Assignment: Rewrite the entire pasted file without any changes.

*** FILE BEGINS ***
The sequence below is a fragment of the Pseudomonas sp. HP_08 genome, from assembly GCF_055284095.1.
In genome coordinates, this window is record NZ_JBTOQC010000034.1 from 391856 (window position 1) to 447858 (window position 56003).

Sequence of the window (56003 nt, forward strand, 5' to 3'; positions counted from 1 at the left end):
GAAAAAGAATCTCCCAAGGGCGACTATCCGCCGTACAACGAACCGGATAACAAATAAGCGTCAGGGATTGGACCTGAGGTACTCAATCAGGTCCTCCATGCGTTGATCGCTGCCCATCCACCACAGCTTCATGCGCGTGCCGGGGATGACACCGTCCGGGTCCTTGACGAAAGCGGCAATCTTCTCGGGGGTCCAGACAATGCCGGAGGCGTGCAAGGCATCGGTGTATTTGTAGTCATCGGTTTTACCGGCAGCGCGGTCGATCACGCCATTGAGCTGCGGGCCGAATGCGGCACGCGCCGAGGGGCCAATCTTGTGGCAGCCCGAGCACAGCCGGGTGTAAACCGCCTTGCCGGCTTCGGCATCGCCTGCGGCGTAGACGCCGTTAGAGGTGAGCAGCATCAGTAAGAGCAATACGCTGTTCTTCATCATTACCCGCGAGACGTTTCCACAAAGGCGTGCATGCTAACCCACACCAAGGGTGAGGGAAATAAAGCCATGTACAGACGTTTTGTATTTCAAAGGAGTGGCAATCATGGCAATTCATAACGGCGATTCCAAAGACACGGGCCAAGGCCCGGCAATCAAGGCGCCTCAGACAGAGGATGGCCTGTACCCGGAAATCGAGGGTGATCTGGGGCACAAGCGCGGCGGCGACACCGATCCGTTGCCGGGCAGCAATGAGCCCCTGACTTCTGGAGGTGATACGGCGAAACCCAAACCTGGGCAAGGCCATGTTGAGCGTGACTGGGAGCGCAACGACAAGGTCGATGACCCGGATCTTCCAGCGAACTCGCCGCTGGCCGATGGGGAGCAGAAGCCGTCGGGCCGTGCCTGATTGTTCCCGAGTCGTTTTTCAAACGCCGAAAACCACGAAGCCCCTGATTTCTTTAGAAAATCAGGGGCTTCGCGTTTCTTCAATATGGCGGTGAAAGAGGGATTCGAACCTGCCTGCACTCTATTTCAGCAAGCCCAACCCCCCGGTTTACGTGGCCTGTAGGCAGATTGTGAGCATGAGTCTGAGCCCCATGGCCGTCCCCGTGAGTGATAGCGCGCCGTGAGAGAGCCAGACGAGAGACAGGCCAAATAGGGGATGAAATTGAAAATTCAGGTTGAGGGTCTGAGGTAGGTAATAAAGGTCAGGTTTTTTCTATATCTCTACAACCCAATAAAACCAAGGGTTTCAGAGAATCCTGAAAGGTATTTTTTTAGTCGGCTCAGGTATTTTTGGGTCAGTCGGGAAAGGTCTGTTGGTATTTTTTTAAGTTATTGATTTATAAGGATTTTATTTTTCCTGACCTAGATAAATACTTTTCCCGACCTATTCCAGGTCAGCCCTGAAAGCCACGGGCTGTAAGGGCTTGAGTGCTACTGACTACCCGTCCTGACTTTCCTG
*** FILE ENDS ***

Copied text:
The sequence below is a fragment of the Pseudomonas sp. HP_08 genome, from assembly GCF_055284095.1.
In genome coordinates, this window is record NZ_JBTOQC010000034.1 from 391856 (window position 1) to 447858 (window position 56003).

Sequence of the window (56003 nt, forward strand, 5' to 3'; positions counted from 1 at the left end):
GAAAAAGAATCTCCCAAGGGCGACTATCCGCCGTACAACGAACCGGATAACAAATAAGCGTCAGGGATTGGACCTGAGGTACTCAATCAGGTCCTCCATGCGTTGATCGCTGCCCATCCACCACAGCTTCATGCGCGTGCCGGGGATGACACCGTCCGGGTCCTTGACGAAAGCGGCAATCTTCTCGGGGGTCCAGACAATGCCGGAGGCGTGCAAGGCATCGGTGTATTTGTAGTCATCGGTTTTACCGGCAGCGCGGTCGATCACGCCATTGAGCTGCGGGCCGAATGCGGCACGCGCCGAGGGGCCAATCTTGTGGCAGCCCGAGCACAGCCGGGTGTAAACCGCCTTGCCGGCTTCGGCATCGCCTGCGGCGTAGACGCCGTTAGAGGTGAGCAGCATCAGTAAGAGCAATACGCTGTTCTTCATCATTACCCGCGAGACGTTTCCACAAAGGCGTGCATGCTAACCCACACCAAGGGTGAGGGAAATAAAGCCATGTACAGACGTTTTGTATTTCAAAGGAGTGGCAATCATGGCAATTCATAACGGCGATTCCAAAGACACGGGCCAAGGCCCGGCAATCAAGGCGCCTCAGACAGAGGATGGCCTGTACCCGGAAATCGAGGGTGATCTGGGGCACAAGCGCGGCGGCGACACCGATCCGTTGCCGGGCAGCAATGAGCCCCTGACTTCTGGAGGTGATACGGCGAAACCCAAACCTGGGCAAGGCCATGTTGAGCGTGACTGGGAGCGCAACGACAAGGTCGATGACCCGGATCTTCCAGCGAACTCGCCGCTGGCCGATGGGGAGCAGAAGCCGTCGGGCCGTGCCTGATTGTTCCCGAGTCGTTTTTCAAACGCCGAAAACCACGAAGCCCCTGATTTCTTTAGAAAATCAGGGGCTTCGCGTTTCTTCAATATGGCGGTGAAAGAGGGATTCGAACCTGCCTGCACTCTATTTCAGCAAGCCCAACCCCCCGGTTTACGTGGCCTGTAGGCAGATTGTGAGCATGAGTCTGAGCCCCATGGCCGTCCCCGTGAGTGATAGCGCGCCGTGAGAGAGCCAGACGAGAGACAGGCCAAATAGGGGATGAAATTGAAAATTCAGGTTGAGGGTCTGAGGTAGGTAATAAAGGTCAGGTTTTTTCTATATCTCTACAACCCAATAAAACCAAGGGTTTCAGAGAATCCTGAAAGGTATTTTTTTAGTCGGCTCAGGTATTTTTGGGTCAGTCGGGAAAGGTCTGTTGGTATTTTTTTAAGTTATTGATTTATAAGGATTTTATTTTTCCTGACCTAGATAAATACTTTTCCCGACCTATTCCAGGTCAGCCCTGAAAGCCACGGGCTGTAAGGGCTTGAGTGCTACTGACTACCCGTCCTGACTTTCCTG